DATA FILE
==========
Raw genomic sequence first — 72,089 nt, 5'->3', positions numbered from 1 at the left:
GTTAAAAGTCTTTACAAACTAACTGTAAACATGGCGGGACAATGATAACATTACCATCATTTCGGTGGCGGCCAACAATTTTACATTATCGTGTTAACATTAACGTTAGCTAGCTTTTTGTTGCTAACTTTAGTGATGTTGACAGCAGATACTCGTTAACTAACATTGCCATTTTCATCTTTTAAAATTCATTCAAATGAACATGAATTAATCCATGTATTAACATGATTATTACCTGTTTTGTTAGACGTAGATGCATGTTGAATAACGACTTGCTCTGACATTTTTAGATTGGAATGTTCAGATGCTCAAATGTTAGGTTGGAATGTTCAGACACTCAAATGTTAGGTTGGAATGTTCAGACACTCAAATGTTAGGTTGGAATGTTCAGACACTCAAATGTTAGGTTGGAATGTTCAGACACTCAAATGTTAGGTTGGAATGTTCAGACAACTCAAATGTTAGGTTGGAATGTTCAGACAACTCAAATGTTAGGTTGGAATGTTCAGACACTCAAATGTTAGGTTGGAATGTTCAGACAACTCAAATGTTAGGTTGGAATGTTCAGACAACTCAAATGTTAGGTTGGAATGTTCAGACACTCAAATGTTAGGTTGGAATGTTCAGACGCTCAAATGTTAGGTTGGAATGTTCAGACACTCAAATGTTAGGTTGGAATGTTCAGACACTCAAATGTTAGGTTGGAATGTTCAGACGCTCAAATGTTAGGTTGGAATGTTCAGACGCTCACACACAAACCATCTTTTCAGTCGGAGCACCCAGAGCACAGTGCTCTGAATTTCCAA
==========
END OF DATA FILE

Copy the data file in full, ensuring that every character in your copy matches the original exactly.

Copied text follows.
Raw genomic sequence first — 72,089 nt, 5'->3', positions numbered from 1 at the left:
GTTAAAAGTCTTTACAAACTAACTGTAAACATGGCGGGACAATGATAACATTACCATCATTTCGGTGGCGGCCAACAATTTTACATTATCGTGTTAACATTAACGTTAGCTAGCTTTTTGTTGCTAACTTTAGTGATGTTGACAGCAGATACTCGTTAACTAACATTGCCATTTTCATCTTTTAAAATTCATTCAAATGAACATGAATTAATCCATGTATTAACATGATTATTACCTGTTTTGTTAGACGTAGATGCATGTTGAATAACGACTTGCTCTGACATTTTTAGATTGGAATGTTCAGATGCTCAAATGTTAGGTTGGAATGTTCAGACACTCAAATGTTAGGTTGGAATGTTCAGACACTCAAATGTTAGGTTGGAATGTTCAGACACTCAAATGTTAGGTTGGAATGTTCAGACACTCAAATGTTAGGTTGGAATGTTCAGACAACTCAAATGTTAGGTTGGAATGTTCAGACAACTCAAATGTTAGGTTGGAATGTTCAGACACTCAAATGTTAGGTTGGAATGTTCAGACAACTCAAATGTTAGGTTGGAATGTTCAGACAACTCAAATGTTAGGTTGGAATGTTCAGACACTCAAATGTTAGGTTGGAATGTTCAGACGCTCAAATGTTAGGTTGGAATGTTCAGACACTCAAATGTTAGGTTGGAATGTTCAGACACTCAAATGTTAGGTTGGAATGTTCAGACGCTCAAATGTTAGGTTGGAATGTTCAGACGCTCACACACAAACCATCTTTTCAGTCGGAGCACCCAGAGCACAGTGCTCTGAATTTCCAA